It seems like a page taken out of a spy novel.
Four trucks pull out of a “secret” facility somewhere in London while the city sleeps. A police escort on the ground and the air joins the heavy trucks with lights flashing to clear the road and a helicopter whirring above.
The passenger receiving this high-security entourage? Twenty large wooden crates filled with solid gold bars.
The events last Friday were not the first time this mission was carried out.
“It was the eighth time we had made the trip, in the middle of the night,” Paul Holt, general manager of G4Si in Europe (North and South), Russia and the Commonwealth of Independent States, said. “It was all very secretive, and extremely important it was done well.”
Any large delivery of gold would seem important given the value of the cargo. But these shipments were important because of the historic significance.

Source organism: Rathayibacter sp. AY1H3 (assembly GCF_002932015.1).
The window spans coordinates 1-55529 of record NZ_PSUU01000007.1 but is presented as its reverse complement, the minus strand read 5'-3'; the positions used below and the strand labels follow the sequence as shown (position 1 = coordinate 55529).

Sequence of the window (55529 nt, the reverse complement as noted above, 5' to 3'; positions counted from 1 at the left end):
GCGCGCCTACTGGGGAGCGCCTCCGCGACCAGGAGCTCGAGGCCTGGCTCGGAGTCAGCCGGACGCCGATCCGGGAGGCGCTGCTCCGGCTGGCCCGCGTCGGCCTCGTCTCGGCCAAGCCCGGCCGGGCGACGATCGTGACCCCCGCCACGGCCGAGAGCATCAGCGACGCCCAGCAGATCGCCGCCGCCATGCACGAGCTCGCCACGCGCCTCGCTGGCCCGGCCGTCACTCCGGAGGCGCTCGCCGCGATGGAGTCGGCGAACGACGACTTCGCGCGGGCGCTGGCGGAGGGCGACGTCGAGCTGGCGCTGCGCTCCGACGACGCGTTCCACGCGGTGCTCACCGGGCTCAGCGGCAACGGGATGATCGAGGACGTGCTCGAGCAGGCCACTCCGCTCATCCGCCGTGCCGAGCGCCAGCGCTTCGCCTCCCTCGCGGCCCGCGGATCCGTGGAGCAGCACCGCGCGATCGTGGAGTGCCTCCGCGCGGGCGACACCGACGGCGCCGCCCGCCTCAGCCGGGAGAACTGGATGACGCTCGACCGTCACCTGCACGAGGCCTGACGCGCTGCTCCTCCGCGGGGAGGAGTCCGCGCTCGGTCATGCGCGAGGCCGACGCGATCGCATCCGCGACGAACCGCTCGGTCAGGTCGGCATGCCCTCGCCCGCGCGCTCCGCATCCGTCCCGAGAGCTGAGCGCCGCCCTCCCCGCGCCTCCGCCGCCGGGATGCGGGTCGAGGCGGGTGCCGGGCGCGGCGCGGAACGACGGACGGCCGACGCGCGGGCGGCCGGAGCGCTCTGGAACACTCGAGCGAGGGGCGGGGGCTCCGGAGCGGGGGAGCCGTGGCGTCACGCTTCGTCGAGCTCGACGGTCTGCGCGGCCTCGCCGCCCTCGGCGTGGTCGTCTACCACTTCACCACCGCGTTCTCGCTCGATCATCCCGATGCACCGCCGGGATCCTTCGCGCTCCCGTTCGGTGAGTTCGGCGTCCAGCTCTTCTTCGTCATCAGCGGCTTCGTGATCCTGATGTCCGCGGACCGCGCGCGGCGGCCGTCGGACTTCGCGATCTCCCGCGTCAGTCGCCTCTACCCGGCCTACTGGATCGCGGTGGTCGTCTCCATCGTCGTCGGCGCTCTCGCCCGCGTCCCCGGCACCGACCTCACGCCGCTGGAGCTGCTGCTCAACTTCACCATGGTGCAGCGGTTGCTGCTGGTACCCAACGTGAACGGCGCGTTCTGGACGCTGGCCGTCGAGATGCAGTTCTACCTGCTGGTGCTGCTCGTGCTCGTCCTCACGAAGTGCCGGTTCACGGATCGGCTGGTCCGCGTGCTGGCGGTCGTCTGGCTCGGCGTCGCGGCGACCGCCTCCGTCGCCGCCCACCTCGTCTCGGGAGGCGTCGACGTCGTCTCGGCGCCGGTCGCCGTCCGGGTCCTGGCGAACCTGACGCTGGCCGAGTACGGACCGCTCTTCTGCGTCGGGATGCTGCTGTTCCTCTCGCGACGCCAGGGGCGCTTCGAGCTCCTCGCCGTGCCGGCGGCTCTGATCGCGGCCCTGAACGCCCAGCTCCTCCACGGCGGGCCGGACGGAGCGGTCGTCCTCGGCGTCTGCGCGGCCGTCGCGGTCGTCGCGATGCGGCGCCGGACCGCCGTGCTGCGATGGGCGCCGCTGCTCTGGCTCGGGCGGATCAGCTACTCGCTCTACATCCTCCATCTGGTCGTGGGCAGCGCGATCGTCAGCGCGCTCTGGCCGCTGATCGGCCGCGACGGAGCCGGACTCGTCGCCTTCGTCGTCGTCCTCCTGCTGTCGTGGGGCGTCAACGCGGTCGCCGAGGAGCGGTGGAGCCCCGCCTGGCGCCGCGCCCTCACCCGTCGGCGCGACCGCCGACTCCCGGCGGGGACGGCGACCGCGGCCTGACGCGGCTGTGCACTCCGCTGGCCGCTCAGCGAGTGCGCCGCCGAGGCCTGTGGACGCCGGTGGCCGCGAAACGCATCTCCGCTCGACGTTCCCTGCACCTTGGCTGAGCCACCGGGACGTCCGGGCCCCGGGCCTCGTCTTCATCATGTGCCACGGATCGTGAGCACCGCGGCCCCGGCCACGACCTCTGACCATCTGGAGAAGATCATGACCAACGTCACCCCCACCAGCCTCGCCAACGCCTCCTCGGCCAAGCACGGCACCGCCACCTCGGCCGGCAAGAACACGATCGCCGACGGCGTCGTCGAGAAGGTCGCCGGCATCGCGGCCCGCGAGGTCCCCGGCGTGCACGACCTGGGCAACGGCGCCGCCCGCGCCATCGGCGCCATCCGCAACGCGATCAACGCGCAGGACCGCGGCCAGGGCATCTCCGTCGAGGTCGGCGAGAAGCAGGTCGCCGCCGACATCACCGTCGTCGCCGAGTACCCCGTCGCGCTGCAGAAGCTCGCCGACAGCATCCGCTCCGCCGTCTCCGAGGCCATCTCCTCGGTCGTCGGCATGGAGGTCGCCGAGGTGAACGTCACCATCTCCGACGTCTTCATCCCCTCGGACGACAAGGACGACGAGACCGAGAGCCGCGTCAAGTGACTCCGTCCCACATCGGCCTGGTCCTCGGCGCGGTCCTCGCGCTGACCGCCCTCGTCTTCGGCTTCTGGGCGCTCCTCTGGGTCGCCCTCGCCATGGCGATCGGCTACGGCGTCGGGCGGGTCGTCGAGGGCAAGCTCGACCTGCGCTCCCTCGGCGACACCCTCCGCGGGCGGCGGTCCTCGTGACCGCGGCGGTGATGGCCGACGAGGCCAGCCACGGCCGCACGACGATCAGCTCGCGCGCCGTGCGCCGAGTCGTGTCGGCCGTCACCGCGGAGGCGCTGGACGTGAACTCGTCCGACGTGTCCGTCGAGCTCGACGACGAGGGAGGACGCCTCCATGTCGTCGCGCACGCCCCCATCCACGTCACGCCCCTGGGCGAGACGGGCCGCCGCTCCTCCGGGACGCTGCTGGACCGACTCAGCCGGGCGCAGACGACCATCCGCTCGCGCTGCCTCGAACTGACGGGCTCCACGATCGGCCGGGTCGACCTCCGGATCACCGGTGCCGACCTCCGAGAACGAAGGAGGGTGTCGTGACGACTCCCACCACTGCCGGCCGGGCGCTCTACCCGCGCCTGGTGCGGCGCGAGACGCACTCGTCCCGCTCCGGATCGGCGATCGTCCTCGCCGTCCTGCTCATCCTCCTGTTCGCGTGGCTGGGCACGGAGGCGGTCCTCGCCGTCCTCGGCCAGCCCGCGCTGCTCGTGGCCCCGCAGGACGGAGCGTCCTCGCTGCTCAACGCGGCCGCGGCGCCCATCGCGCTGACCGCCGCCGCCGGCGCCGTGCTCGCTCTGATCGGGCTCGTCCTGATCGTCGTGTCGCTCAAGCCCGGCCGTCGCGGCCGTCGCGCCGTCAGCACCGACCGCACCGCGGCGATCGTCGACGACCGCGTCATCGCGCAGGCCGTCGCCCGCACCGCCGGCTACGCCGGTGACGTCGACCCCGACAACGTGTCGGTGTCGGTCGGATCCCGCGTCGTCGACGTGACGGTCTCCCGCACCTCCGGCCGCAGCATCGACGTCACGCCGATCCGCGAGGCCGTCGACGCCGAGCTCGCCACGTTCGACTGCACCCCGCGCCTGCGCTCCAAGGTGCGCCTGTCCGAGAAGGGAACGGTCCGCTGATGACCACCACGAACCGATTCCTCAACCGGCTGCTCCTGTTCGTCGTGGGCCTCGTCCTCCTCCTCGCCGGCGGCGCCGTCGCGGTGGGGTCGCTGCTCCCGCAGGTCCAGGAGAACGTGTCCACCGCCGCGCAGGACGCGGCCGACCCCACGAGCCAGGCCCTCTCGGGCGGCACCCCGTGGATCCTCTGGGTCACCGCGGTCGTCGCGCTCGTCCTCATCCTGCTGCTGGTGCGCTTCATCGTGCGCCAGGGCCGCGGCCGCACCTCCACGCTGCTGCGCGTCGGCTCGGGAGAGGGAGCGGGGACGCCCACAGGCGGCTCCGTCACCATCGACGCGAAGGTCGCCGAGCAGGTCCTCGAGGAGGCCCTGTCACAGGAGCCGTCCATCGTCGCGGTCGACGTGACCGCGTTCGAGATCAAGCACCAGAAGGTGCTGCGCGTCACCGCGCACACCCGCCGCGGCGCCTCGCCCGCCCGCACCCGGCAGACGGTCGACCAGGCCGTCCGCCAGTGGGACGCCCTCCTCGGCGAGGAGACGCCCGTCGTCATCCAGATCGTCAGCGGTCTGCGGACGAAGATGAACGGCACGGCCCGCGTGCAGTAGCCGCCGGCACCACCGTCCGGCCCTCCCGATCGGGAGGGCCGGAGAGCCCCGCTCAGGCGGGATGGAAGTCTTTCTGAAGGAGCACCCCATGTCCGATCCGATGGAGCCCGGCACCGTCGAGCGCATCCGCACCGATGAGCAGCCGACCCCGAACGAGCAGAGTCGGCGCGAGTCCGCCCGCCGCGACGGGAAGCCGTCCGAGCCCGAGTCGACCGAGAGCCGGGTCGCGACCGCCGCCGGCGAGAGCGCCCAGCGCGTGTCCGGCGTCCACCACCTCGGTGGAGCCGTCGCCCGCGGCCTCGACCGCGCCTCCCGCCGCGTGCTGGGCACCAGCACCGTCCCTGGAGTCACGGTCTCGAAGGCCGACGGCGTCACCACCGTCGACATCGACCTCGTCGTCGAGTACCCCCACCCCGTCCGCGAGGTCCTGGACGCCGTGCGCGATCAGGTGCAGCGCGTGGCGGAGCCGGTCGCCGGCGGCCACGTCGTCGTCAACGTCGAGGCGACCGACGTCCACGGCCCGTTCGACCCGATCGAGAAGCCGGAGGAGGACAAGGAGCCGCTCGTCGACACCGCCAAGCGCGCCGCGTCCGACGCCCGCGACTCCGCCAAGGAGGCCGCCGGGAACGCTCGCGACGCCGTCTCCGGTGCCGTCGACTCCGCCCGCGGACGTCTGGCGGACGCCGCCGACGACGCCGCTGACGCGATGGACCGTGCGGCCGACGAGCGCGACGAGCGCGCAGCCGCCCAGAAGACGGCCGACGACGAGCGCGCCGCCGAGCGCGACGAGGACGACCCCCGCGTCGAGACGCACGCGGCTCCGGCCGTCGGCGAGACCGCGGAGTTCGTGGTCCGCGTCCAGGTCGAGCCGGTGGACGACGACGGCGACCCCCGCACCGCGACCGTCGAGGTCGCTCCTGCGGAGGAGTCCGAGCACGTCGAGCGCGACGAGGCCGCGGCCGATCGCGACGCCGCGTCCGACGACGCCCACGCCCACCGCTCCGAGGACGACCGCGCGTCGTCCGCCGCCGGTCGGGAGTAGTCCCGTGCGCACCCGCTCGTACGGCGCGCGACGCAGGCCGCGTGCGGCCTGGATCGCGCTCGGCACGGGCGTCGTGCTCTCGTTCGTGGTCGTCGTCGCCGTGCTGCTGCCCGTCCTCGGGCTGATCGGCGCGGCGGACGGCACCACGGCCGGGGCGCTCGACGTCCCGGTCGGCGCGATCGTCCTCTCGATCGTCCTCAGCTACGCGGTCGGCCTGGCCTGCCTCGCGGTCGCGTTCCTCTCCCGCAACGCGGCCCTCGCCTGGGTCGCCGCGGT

According to G4Si, after Germany invaded Poland in the early days of World War II, Poland arranged for its entire reserves of gold to be evacuated rather than fall into the hands and coffers of the Third Reich. The “exporting” of Poland reserves began the night of Sept. 4, 1939, three days after the first Nazi tanks rolled across the border. Some 80 tons of gold, along with banknotes, were sent on a journey through Romania to Turkey, across the Mediterranean Sea into Africa, back to the European continent and France and ending in New York. Part of the shipments that wound up in London resulted from Poland’s national reserve split into three sections in 1943 and placed in the Federal Reserve Bank in New York, the Bank of Canada in Ottawa and the Bank of England in London.
Read more about the secret mission to move billions in gold from London to Poland on the Fox Business website HERE